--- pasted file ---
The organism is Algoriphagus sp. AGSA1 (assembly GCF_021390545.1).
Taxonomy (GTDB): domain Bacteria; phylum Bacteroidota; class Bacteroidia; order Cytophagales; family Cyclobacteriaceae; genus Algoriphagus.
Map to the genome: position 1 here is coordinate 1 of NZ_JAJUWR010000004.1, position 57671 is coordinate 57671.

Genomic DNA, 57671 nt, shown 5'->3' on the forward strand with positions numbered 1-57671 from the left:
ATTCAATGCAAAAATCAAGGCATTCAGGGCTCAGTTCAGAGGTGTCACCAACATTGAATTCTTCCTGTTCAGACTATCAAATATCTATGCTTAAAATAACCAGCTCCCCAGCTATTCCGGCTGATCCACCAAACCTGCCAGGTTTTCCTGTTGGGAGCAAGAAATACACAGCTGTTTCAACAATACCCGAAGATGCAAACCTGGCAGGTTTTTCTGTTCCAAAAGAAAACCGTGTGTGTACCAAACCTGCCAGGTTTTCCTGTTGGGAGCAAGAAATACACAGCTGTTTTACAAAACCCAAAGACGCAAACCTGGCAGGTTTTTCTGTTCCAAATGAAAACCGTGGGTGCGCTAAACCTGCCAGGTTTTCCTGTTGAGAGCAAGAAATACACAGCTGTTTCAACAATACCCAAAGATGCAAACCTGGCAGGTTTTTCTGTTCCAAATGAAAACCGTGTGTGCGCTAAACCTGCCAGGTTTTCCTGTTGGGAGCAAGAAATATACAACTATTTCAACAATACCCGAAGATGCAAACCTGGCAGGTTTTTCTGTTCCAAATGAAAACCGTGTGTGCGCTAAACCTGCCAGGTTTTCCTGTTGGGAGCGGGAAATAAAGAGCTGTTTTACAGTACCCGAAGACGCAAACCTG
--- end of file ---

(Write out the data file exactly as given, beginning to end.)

The organism is Algoriphagus sp. AGSA1 (assembly GCF_021390545.1).
Taxonomy (GTDB): domain Bacteria; phylum Bacteroidota; class Bacteroidia; order Cytophagales; family Cyclobacteriaceae; genus Algoriphagus.
Map to the genome: position 1 here is coordinate 1 of NZ_JAJUWR010000004.1, position 57671 is coordinate 57671.

Genomic DNA, 57671 nt, shown 5'->3' on the forward strand with positions numbered 1-57671 from the left:
ATTCAATGCAAAAATCAAGGCATTCAGGGCTCAGTTCAGAGGTGTCACCAACATTGAATTCTTCCTGTTCAGACTATCAAATATCTATGCTTAAAATAACCAGCTCCCCAGCTATTCCGGCTGATCCACCAAACCTGCCAGGTTTTCCTGTTGGGAGCAAGAAATACACAGCTGTTTCAACAATACCCGAAGATGCAAACCTGGCAGGTTTTTCTGTTCCAAAAGAAAACCGTGTGTGTACCAAACCTGCCAGGTTTTCCTGTTGGGAGCAAGAAATACACAGCTGTTTTACAAAACCCAAAGACGCAAACCTGGCAGGTTTTTCTGTTCCAAATGAAAACCGTGGGTGCGCTAAACCTGCCAGGTTTTCCTGTTGAGAGCAAGAAATACACAGCTGTTTCAACAATACCCAAAGATGCAAACCTGGCAGGTTTTTCTGTTCCAAATGAAAACCGTGTGTGCGCTAAACCTGCCAGGTTTTCCTGTTGGGAGCAAGAAATATACAACTATTTCAACAATACCCGAAGATGCAAACCTGGCAGGTTTTTCTGTTCCAAATGAAAACCGTGTGTGCGCTAAACCTGCCAGGTTTTCCTGTTGGGAGCGGGAAATAAAGAGCTGTTTTACAGTACCCGAAGACGCAAACCTG